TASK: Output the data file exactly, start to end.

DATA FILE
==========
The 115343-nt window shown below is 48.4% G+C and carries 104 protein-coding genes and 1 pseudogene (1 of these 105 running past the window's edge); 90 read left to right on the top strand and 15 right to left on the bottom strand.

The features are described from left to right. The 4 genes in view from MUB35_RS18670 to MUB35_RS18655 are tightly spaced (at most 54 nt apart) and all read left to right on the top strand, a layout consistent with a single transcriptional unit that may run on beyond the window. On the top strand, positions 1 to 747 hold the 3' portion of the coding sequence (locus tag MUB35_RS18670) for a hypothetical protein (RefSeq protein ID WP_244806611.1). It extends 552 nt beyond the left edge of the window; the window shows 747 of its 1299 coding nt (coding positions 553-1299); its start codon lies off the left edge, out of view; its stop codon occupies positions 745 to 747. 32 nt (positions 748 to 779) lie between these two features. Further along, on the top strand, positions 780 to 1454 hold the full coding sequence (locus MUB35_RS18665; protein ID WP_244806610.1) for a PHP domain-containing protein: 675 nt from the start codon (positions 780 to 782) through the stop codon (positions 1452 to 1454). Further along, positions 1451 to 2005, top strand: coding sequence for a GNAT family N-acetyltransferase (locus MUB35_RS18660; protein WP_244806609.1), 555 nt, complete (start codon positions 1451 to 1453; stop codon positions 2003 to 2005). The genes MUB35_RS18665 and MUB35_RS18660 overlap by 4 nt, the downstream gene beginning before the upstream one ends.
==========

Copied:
The 115343-nt window shown below is 48.4% G+C and carries 104 protein-coding genes and 1 pseudogene (1 of these 105 running past the window's edge); 90 read left to right on the top strand and 15 right to left on the bottom strand.

The features are described from left to right. The 4 genes in view from MUB35_RS18670 to MUB35_RS18655 are tightly spaced (at most 54 nt apart) and all read left to right on the top strand, a layout consistent with a single transcriptional unit that may run on beyond the window. On the top strand, positions 1 to 747 hold the 3' portion of the coding sequence (locus tag MUB35_RS18670) for a hypothetical protein (RefSeq protein ID WP_244806611.1). It extends 552 nt beyond the left edge of the window; the window shows 747 of its 1299 coding nt (coding positions 553-1299); its start codon lies off the left edge, out of view; its stop codon occupies positions 745 to 747. 32 nt (positions 748 to 779) lie between these two features. Further along, on the top strand, positions 780 to 1454 hold the full coding sequence (locus MUB35_RS18665; protein ID WP_244806610.1) for a PHP domain-containing protein: 675 nt from the start codon (positions 780 to 782) through the stop codon (positions 1452 to 1454). Further along, positions 1451 to 2005, top strand: coding sequence for a GNAT family N-acetyltransferase (locus MUB35_RS18660; protein WP_244806609.1), 555 nt, complete (start codon positions 1451 to 1453; stop codon positions 2003 to 2005). The genes MUB35_RS18665 and MUB35_RS18660 overlap by 4 nt, the downstream gene beginning before the upstream one ends.